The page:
A Wicked Challenge™ is not solved in the same way as a tame problem. Traditional decision theory focuses on selecting an option from a set of differently desirable choices, each of which has its costs and benefits.
To believe that there is a specific logical solution to any problem, including one that falls within our criteria, is to add to the story of the failure of organisations on a grand scale.
To succeed requires us to aim for a realistic standard of success. To call for the ‘solving’ of Wicked Challenges™ is to set up a standard that is impossible and perhaps unnecessary. Instead, we should rather favour a more realistic version of progress towards improving them or toward ‘satisficing’ outcomes. Accordingly, we propose Wicked Outcomes™, which include solutions and benefits.
It consists of solutions and benefits together with supporting management policies and processes that are broadly acceptable and implementable.
It therefore requires us to recognise ‘satisficing’ as the minimum requirement necessary to achieve a particular goal. Herbert Simon coined the term satisfice, combining the words ‘satisfy’ and ‘suffice’.
Accepting that Wicked Outcomes™ are necessarily contextual and not absolute, but better, or maybe ‘gooder’, as they cannot be compared to others, leads to improved outcomes.
You cannot know when colleagues have explored all feasible and desirable resolutions. Accordingly, it may take a long time before the real consequences of implementing a Wicked Outcome™ are discovered.
Once they are, expect ‘waves of consequences’ over an extended period of time. There is no way of tracing the source of these waves. This is because the full consequences cannot be appraised until the waves of repercussions have completely run their course.
A Wicked Outcome™ helps us surface separate – complementary – treatments and measures for both Wicked Challenges™ and tame problems. (See Frame IT and Measure IT).
This requires us to reach agreement on broader and less precise measurement criteria.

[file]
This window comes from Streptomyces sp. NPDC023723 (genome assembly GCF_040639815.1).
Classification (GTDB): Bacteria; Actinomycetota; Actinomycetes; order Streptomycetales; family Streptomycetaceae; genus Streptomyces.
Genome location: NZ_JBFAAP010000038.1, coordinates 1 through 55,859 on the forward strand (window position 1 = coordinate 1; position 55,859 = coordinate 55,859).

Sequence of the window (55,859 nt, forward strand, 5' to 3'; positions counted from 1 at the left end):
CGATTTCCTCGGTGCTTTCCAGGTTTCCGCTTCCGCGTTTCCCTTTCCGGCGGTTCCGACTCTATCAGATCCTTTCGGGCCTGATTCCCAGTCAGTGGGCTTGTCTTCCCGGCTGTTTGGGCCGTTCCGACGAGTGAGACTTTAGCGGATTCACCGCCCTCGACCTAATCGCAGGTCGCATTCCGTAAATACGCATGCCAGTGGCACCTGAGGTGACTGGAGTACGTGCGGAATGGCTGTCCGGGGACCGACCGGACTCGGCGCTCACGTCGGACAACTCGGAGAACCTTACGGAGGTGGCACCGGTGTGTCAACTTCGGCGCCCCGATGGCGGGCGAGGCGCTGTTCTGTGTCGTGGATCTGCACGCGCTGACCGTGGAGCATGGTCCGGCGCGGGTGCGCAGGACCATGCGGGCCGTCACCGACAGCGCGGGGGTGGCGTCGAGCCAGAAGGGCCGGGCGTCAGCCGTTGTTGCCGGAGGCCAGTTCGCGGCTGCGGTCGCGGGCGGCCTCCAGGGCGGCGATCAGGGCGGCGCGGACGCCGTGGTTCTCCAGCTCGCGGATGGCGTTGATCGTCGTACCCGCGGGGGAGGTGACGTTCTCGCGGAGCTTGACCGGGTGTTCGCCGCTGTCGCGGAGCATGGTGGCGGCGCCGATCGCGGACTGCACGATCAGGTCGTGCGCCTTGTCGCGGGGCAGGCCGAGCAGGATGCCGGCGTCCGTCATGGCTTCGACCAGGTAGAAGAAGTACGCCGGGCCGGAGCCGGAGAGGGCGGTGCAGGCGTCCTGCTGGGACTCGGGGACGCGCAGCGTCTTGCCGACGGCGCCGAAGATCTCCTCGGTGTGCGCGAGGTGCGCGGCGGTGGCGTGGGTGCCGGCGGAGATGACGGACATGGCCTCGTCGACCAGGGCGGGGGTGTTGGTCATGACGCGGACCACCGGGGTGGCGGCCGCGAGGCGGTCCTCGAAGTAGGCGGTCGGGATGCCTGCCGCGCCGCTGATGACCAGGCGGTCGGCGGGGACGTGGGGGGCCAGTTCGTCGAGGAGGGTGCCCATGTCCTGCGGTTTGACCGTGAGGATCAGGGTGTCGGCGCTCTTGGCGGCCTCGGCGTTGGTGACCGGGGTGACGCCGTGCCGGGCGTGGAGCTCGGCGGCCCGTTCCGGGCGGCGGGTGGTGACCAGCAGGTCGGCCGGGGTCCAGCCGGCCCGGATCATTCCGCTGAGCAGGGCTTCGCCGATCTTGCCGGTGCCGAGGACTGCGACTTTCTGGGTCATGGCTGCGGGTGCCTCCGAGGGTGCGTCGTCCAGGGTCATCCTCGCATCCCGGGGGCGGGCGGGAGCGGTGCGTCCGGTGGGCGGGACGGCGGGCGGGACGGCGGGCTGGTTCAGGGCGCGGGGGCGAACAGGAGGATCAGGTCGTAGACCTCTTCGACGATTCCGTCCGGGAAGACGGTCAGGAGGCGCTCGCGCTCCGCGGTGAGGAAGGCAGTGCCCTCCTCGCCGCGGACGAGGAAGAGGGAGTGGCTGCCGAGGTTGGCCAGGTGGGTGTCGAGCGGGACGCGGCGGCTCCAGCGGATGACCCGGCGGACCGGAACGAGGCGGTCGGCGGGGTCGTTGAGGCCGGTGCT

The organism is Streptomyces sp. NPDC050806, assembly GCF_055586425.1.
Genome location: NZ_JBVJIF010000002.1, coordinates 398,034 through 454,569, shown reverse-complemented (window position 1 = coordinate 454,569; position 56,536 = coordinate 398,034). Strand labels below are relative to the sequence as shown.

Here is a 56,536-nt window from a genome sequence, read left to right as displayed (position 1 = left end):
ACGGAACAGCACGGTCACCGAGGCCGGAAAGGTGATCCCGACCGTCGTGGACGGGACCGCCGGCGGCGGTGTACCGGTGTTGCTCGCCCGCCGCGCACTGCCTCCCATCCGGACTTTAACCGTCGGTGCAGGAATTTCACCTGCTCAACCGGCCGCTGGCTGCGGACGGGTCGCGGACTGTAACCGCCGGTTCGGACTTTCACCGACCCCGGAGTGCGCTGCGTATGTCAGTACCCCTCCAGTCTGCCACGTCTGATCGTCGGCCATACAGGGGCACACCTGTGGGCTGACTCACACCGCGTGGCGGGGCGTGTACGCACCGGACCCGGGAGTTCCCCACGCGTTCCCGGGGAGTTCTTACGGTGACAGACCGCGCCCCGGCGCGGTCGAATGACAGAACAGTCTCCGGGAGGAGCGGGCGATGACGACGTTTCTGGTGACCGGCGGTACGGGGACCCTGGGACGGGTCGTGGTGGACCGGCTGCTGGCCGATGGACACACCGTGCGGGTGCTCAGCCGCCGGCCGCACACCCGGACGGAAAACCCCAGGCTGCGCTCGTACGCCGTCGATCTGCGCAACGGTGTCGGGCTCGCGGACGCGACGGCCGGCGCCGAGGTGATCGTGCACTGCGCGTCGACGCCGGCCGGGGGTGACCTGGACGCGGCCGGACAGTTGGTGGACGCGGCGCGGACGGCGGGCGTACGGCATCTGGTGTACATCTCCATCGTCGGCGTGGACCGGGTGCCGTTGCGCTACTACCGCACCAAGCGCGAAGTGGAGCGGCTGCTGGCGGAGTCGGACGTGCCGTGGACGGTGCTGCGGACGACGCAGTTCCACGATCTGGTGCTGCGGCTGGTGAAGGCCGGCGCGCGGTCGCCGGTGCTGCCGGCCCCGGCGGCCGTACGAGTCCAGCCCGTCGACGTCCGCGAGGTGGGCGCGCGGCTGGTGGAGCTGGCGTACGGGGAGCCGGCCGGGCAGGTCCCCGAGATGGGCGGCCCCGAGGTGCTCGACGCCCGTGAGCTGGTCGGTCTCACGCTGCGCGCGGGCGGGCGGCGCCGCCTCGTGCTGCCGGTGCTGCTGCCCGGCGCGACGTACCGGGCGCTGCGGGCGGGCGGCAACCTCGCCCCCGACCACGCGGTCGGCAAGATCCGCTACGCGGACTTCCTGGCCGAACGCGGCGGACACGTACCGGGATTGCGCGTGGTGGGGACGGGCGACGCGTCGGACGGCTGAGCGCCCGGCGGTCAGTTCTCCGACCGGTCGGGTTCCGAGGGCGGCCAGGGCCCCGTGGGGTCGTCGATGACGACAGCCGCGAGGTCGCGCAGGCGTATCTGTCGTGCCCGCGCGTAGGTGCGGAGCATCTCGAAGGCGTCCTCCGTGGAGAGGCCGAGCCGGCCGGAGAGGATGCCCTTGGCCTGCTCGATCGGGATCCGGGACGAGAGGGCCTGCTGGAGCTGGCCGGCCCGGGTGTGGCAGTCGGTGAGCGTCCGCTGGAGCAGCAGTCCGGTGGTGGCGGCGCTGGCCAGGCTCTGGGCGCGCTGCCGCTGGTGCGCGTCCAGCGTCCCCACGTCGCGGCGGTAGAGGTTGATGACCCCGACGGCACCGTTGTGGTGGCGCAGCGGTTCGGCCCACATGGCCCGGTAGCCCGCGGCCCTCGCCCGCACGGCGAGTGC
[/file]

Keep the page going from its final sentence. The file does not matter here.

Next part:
In terms of improvement, this is what we may refer to as a ‘minimum viable resolution’. It is a position that most of the stakeholders are ‘comfortable with’ – similar to the concept of the best alternative to a negotiated agreement (BATNA).
It is a resolution that represents a ‘local optimum’, i.e. a position that major stakeholders accept as the best place to be at this time.
Each requires us to reach agreement on narrower and more precise measurement criteria.
In terms of improvement this is what may be referred to as an ‘exacting KPIs’ that are SMART’.
This results in a situation where all stakeholders agree on the success metric and whether it has been achieved or otherwise.
For different reasons, both local optimums and KPIs are at risk of suffering from a silo mentality. As a result, there are often inherent misalignments with overall improvements for the organisation. Being aware of this is a helpful consideration when agreeing to define both.
Knowing this upfront represents a move away from the systematic failure organisations often face when tackling Wicked Challenges™.
Time to see your trickiest challenges in an innovative new way! In this paper, we identify a different kind of challenge that could be inhibiting or worse risking your whole organisation. We describe it's Essential and Supplementary Elements and provide a Six IT approach to resolving it.